Re: IRF510 amplifier failures

M Garza <mgarza896@...>

I do not disagree, I have a fuse inline with both power lines.  When a fuse blows, you dont know if there has been damage or not.
In my opinion, it would be better to prevent the situation from being able to happen.  This idea seems to have worked for the builder, 
since he made specific mention of it. 
"With the current limit circuit the amplifier now survives transmitting into any SWR from an open circuit to a short."

Marco - KG5PRT

On Thu, Jan 25, 2018 at 11:37 PM, Jerry Gaffke via Groups.Io <jgaffke@...> wrote:
A suitable fast-blow fuse or polyswitch in the PA-PWR line into the board should be sufficient
to protect the IRF510's from too much current.
The polyswitch is like a fuse, except it resets once it cools down after you remove power.
A thermal sensor on the IRF510 heatsink that at least turns on a front panel LED might be a good idea.

This old post here from Allison is informative, well worth re-reading every few months:
As she says, lots of things can kill an IRF510, but the most common is heat if you have a good amp design.
Powering at 28v for 55W from a push-pull pair, she didn't see trouble when driving improper antenna impedances.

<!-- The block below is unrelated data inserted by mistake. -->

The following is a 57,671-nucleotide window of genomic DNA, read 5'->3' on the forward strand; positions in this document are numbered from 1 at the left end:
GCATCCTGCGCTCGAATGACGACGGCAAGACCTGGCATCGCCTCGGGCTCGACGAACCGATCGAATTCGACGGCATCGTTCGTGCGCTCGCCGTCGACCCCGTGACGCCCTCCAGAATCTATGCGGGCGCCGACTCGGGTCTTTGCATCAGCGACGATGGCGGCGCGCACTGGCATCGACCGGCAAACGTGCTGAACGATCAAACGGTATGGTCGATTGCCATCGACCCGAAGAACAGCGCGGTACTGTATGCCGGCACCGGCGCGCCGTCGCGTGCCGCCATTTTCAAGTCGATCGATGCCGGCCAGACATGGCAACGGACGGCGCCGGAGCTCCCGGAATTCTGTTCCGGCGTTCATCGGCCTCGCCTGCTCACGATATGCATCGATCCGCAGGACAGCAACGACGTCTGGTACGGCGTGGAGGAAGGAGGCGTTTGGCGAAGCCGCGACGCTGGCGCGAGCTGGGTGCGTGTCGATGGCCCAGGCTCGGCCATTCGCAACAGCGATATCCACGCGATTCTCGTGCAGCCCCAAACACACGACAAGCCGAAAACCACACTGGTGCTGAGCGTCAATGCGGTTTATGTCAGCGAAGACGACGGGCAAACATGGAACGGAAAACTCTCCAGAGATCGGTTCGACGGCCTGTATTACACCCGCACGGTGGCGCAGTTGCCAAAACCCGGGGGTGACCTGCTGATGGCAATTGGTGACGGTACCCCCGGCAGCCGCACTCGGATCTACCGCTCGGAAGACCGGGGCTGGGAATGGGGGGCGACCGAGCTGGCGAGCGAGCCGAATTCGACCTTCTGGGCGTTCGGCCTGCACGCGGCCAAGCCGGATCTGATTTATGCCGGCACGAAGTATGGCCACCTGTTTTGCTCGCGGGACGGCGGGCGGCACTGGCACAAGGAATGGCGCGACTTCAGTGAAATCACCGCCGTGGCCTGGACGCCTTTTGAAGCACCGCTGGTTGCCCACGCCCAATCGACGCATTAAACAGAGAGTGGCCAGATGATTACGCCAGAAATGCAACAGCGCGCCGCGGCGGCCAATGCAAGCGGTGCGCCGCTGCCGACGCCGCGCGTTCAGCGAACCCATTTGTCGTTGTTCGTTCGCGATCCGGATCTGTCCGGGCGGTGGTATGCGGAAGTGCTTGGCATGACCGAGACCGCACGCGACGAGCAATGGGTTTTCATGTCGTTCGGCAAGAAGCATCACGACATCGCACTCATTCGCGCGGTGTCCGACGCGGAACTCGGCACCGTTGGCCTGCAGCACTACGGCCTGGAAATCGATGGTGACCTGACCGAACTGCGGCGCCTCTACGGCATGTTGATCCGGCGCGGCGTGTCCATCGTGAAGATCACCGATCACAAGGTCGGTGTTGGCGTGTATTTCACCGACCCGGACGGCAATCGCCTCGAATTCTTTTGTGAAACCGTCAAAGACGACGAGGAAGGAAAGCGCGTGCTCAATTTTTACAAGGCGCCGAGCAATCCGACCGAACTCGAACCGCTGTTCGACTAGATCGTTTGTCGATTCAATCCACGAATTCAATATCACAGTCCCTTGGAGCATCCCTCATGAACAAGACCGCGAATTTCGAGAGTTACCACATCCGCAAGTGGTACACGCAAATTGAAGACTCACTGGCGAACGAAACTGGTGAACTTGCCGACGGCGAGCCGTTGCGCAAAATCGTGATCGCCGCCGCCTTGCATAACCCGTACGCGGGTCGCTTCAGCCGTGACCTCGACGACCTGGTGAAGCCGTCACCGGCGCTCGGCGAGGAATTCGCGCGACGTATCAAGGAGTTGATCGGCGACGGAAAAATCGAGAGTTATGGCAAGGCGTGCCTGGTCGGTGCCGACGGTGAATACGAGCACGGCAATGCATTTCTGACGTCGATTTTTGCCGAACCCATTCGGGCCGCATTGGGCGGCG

I'd think that if powered at 12v, and if they have a reasonable heatsink, and if you don't screw up 
when fiddling with the gate bias pots at rv2 and rv3, or drop a screwdriver into the wrong spot,
the IRF510's should not blow.  Even when driving a non-existent antenna, the RF voltages at the drains
go up some without a load, but not drastically, T11 is just a 1:2 voltage transformer.
Driving a 0 ohm antenna might be a bit worse since the currents will go up, but probably survivable.

Jerry, KE7ER

On Thu, Jan 25, 2018 at 09:11 pm, M Garza wrote:

There is a schematic for the current limiting circuit that is used.  This might be something to incorporate into the design.  It is only 7 more parts.


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